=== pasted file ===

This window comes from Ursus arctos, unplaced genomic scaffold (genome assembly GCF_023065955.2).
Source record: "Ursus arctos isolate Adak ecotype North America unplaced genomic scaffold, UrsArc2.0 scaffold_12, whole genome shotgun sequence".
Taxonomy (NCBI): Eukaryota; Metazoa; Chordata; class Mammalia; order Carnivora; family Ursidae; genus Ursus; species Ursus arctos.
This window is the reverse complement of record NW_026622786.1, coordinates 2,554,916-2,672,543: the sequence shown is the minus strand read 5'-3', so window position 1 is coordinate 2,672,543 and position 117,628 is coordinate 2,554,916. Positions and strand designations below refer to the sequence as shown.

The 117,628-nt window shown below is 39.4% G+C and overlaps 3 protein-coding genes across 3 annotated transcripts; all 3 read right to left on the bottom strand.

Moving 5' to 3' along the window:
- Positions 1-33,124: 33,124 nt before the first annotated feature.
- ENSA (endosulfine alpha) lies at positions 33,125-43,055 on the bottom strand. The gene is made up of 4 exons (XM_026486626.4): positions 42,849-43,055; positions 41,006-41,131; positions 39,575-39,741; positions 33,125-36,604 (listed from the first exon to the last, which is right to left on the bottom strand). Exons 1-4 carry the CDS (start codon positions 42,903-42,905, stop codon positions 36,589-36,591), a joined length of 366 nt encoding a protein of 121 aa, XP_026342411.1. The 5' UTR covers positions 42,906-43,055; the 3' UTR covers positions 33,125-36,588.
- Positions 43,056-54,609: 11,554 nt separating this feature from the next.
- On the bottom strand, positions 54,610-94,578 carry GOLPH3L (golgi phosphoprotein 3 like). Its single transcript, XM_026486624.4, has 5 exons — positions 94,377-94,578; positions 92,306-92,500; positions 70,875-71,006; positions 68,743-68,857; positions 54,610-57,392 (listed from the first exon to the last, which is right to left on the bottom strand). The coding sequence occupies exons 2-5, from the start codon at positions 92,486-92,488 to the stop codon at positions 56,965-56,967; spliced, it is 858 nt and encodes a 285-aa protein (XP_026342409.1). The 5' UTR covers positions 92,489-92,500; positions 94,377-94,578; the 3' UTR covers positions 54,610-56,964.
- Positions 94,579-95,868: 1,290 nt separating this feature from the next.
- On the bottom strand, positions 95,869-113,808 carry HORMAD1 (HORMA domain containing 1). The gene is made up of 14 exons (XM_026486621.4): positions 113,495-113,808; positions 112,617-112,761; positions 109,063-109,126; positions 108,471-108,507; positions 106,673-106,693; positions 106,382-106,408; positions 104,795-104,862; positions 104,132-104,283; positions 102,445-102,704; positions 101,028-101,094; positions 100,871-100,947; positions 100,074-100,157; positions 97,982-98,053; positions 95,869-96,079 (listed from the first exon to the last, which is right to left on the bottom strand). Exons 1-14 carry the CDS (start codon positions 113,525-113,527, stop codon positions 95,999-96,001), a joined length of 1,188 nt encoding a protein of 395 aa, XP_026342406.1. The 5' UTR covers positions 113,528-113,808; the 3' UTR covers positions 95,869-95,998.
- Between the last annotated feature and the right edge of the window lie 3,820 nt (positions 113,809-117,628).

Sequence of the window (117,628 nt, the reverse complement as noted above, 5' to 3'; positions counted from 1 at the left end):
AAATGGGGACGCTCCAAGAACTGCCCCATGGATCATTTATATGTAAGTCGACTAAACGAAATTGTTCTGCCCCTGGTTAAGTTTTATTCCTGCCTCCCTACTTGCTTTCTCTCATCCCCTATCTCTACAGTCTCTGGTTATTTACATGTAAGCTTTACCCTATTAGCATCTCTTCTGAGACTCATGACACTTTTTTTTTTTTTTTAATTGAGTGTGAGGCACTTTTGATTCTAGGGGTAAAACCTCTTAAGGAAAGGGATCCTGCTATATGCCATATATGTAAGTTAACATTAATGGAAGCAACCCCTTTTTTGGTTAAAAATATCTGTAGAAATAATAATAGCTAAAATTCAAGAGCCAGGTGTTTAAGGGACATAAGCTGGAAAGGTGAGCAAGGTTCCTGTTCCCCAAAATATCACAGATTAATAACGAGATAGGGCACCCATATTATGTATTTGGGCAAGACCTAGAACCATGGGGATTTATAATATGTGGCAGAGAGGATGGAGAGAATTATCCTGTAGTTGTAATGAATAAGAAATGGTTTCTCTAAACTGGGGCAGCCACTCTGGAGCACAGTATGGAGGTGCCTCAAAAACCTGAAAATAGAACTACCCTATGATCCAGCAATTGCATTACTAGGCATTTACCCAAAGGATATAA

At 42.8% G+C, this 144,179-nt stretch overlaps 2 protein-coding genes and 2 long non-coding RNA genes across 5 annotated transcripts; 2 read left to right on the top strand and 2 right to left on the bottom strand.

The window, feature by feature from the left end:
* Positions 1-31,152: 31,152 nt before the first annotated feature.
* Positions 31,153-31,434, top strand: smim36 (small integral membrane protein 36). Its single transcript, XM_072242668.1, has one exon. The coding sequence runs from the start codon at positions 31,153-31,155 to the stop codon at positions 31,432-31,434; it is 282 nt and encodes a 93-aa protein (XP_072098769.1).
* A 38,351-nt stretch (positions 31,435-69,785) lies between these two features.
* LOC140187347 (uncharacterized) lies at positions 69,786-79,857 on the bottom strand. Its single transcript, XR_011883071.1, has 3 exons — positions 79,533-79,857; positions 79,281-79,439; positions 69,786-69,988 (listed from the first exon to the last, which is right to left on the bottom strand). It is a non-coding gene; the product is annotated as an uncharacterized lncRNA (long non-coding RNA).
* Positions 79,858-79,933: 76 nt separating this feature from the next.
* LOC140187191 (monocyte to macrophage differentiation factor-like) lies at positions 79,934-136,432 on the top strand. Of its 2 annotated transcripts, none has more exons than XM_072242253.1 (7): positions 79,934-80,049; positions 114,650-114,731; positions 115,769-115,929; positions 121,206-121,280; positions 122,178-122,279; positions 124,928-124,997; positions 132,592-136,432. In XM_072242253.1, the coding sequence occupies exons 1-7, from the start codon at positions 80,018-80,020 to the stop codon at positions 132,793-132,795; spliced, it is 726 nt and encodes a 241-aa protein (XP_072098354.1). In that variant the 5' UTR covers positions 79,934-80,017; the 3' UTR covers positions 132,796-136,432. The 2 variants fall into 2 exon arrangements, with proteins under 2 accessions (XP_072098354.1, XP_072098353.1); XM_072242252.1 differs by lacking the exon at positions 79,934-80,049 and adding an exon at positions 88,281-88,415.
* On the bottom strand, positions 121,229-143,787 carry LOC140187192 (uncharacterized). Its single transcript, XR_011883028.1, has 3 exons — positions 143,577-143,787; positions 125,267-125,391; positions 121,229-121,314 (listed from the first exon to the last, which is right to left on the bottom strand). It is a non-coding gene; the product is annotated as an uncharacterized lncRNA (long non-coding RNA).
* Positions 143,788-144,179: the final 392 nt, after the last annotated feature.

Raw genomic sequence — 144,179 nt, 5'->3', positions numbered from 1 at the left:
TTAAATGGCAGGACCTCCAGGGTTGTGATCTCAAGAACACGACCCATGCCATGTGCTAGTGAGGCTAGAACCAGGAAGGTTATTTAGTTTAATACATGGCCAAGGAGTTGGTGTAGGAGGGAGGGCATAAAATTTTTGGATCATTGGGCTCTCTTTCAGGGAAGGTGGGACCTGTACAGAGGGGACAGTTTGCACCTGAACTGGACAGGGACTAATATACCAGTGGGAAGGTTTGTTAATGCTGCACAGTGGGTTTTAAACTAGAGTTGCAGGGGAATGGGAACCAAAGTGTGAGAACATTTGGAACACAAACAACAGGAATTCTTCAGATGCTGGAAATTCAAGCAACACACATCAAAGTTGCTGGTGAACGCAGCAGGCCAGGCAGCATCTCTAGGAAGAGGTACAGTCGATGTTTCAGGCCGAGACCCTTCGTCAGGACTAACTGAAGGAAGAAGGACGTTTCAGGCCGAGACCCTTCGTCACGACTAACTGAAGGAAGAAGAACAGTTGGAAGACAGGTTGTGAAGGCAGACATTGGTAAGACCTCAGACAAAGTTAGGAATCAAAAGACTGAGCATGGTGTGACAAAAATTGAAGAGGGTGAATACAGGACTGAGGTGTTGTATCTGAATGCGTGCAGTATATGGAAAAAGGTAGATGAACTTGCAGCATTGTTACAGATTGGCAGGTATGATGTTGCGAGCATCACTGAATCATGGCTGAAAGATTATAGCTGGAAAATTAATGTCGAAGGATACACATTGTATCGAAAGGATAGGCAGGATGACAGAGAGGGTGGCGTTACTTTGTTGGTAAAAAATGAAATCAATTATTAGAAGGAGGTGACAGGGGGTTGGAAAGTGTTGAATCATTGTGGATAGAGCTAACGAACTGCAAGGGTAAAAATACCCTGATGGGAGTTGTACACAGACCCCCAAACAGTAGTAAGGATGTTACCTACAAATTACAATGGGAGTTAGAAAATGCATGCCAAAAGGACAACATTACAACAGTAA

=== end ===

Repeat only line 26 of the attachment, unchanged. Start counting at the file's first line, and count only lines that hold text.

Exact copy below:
Raw genomic sequence — 144,179 nt, 5'->3', positions numbered from 1 at the left: